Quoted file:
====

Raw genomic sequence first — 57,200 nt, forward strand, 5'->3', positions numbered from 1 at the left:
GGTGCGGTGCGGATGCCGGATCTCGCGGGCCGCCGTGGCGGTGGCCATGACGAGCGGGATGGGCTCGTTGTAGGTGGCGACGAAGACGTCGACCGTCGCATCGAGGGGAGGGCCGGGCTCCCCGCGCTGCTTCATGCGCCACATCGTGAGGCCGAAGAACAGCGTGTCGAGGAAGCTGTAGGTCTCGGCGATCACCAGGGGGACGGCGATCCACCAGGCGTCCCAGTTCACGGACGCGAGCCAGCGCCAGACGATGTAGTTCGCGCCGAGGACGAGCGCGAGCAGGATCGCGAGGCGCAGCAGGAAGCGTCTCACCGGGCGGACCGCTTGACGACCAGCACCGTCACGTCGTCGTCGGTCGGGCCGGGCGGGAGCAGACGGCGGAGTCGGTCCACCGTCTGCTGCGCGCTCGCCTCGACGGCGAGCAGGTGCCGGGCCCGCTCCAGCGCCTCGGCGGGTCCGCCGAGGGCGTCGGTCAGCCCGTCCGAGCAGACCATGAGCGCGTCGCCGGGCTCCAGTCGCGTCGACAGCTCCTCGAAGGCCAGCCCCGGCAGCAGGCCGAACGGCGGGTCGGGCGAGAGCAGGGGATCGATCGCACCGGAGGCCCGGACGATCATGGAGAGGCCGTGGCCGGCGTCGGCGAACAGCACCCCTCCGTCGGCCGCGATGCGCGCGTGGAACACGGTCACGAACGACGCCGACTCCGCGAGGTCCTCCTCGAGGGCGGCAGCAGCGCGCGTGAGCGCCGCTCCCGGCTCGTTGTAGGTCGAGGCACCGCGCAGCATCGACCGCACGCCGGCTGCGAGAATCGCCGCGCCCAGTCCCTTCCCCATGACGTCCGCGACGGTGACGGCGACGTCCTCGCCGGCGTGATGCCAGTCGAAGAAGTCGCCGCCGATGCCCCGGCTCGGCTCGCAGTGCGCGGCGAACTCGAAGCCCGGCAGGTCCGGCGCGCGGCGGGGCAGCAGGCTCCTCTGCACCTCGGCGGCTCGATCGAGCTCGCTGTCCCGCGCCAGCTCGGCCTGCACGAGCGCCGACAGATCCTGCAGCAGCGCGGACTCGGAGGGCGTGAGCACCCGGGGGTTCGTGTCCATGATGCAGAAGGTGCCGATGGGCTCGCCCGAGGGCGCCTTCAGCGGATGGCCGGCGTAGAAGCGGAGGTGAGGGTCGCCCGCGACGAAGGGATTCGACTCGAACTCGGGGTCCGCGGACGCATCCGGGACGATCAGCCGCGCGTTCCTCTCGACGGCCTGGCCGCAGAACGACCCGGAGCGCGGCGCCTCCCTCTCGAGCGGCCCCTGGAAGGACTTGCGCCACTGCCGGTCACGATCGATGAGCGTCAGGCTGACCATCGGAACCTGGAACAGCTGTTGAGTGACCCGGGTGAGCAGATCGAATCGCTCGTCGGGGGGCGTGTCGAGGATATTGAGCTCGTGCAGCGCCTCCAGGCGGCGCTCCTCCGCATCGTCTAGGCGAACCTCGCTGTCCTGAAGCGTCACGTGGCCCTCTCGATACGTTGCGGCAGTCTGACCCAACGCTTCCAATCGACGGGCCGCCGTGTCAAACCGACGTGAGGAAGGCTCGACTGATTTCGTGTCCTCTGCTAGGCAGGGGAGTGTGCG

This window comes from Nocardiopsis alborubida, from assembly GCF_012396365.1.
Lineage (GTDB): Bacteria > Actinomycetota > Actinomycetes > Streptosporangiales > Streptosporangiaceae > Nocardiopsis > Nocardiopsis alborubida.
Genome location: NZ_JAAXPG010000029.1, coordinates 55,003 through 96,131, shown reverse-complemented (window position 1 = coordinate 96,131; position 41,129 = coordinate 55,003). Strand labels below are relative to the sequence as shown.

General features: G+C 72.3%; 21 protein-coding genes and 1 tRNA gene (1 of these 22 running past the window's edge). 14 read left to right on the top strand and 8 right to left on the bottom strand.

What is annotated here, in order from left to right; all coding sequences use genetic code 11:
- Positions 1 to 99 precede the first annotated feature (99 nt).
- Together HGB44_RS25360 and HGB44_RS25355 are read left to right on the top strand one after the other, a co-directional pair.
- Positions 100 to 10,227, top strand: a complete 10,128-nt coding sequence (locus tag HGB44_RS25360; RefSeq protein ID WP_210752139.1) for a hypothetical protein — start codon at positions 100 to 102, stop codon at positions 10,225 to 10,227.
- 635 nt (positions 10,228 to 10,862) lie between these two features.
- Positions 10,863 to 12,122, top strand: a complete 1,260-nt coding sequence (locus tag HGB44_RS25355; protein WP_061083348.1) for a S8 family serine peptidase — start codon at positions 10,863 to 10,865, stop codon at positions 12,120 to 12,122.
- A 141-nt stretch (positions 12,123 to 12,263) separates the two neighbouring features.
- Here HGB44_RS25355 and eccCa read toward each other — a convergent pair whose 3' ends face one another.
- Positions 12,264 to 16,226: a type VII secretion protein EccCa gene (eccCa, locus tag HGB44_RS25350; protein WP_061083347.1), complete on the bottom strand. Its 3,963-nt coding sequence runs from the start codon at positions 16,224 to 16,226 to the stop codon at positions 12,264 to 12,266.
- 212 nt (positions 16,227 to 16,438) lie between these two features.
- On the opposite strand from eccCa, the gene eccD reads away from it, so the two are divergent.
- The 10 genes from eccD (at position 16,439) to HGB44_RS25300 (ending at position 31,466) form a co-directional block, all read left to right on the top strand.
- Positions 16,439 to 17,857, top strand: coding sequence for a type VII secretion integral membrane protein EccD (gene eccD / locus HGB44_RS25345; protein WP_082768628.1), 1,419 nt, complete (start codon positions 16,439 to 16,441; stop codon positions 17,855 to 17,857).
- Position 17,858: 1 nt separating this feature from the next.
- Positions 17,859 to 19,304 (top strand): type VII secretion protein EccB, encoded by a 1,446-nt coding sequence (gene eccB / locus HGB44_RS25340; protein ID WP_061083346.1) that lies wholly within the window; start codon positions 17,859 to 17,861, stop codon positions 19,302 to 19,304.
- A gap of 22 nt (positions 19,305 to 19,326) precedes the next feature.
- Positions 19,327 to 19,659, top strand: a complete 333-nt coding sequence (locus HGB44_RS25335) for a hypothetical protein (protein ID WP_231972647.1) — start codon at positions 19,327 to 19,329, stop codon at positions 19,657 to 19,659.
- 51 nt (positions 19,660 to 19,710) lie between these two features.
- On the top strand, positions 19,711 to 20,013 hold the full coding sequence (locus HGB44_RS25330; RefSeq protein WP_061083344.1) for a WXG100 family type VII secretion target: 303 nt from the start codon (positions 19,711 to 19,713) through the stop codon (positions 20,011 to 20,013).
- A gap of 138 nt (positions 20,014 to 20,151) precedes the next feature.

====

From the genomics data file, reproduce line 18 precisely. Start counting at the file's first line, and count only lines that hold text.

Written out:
- The 10 genes from eccD (at position 16,439) to HGB44_RS25300 (ending at position 31,466) form a co-directional block, all read left to right on the top strand.